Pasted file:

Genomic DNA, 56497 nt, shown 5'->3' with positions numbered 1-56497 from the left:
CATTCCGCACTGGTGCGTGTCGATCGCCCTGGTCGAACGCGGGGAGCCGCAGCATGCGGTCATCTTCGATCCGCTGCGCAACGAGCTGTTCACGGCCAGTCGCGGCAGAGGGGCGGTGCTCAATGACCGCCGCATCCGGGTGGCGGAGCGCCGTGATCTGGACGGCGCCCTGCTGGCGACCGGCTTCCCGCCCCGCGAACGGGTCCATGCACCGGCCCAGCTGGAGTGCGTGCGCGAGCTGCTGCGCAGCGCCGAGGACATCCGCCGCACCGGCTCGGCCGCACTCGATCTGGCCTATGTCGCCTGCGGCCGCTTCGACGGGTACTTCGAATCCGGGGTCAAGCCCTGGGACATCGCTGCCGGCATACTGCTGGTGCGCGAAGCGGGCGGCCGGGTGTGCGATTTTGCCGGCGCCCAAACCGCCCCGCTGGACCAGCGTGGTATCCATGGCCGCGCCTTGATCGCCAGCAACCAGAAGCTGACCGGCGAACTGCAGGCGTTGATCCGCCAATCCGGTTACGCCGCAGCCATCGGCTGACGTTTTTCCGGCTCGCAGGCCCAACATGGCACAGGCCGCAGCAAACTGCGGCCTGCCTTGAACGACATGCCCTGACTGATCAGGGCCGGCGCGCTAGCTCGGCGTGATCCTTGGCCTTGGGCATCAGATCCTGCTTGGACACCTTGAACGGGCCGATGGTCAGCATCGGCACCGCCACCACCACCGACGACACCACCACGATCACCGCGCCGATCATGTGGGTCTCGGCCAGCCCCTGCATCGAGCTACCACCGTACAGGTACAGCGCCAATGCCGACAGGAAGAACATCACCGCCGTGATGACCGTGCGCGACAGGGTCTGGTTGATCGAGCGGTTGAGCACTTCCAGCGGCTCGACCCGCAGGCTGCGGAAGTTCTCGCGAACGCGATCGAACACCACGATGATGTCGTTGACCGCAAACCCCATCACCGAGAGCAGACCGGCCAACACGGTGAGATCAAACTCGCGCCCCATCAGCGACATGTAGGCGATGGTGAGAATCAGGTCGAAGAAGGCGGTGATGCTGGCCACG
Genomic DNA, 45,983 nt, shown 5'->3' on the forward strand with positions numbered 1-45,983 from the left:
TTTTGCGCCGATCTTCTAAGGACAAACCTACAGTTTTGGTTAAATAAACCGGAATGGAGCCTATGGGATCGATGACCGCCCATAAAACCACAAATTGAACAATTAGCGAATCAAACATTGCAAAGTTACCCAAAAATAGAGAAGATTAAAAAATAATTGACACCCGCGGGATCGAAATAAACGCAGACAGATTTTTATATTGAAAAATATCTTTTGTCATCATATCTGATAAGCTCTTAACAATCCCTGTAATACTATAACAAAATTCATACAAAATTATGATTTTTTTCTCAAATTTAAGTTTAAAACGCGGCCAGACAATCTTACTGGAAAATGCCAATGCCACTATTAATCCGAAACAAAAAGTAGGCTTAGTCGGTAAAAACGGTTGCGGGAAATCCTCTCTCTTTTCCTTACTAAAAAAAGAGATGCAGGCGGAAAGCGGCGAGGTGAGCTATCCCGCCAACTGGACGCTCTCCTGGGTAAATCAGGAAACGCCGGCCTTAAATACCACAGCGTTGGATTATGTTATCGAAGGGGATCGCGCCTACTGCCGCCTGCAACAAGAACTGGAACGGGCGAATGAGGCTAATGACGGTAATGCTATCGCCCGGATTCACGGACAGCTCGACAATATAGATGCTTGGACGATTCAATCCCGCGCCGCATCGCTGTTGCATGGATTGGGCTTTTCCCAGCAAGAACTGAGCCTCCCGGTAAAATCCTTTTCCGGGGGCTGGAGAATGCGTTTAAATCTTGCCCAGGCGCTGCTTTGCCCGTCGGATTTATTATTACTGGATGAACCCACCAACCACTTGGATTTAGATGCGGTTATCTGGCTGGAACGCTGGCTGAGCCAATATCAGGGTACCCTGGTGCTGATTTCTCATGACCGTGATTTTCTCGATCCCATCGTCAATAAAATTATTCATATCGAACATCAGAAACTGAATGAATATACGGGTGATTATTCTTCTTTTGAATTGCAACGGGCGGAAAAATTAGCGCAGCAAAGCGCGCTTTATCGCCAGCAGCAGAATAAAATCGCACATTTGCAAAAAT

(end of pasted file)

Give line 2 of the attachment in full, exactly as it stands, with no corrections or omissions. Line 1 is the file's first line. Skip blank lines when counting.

CATTCCGCACTGGTGCGTGTCGATCGCCCTGGTCGAACGCGGGGAGCCGCAGCATGCGGTCATCTTCGATCCGCTGCGCAACGAGCTGTTCACGGCCAGTCGCGGCAGAGGGGCGGTGCTCAATGACCGCCGCATCCGGGTGGCGGAGCGCCGTGATCTGGACGGCGCCCTGCTGGCGACCGGCTTCCCGCCCCGCGAACGGGTCCATGCACCGGCCCAGCTGGAGTGCGTGCGCGAGCTGCTGCGCAGCGCCGAGGACATCCGCCGCACCGGCTCGGCCGCACTCGATCTGGCCTATGTCGCCTGCGGCCGCTTCGACGGGTACTTCGAATCCGGGGTCAAGCCCTGGGACATCGCTGCCGGCATACTGCTGGTGCGCGAAGCGGGCGGCCGGGTGTGCGATTTTGCCGGCGCCCAAACCGCCCCGCTGGACCAGCGTGGTATCCATGGCCGCGCCTTGATCGCCAGCAACCAGAAGCTGACCGGCGAACTGCAGGCGTTGATCCGCCAATCCGGTTACGCCGCAGCCATCGGCTGACGTTTTTCCGGCTCGCAGGCCCAACATGGCACAGGCCGCAGCAAACTGCGGCCTGCCTTGAACGACATGCCCTGACTGATCAGGGCCGGCGCGCTAGCTCGGCGTGATCCTTGGCCTTGGGCATCAGATCCTGCTTGGACACCTTGAACGGGCCGATGGTCAGCATCGGCACCGCCACCACCACCGACGACACCACCACGATCACCGCGCCGATCATGTGGGTCTCGGCCAGCCCCTGCATCGAGCTACCACCGTACAGGTACAGCGCCAATGCCGACAGGAAGAACATCACCGCCGTGATGACCGTGCGCGACAGGGTCTGGTTGATCGAGCGGTTGAGCACTTCCAGCGGCTCGACCCGCAGGCTGCGGAAGTTCTCGCGAACGCGATCGAACACCACGATGATGTCGTTGACCGCAAACCCCATCACCGAGAGCAGACCGGCCAACACGGTGAGATCAAACTCGCGCCCCATCAGCGACATGTAGGCGATGGTGAGAATCAGGTCGAAGAAGGCGGTGATGCTGGCCACG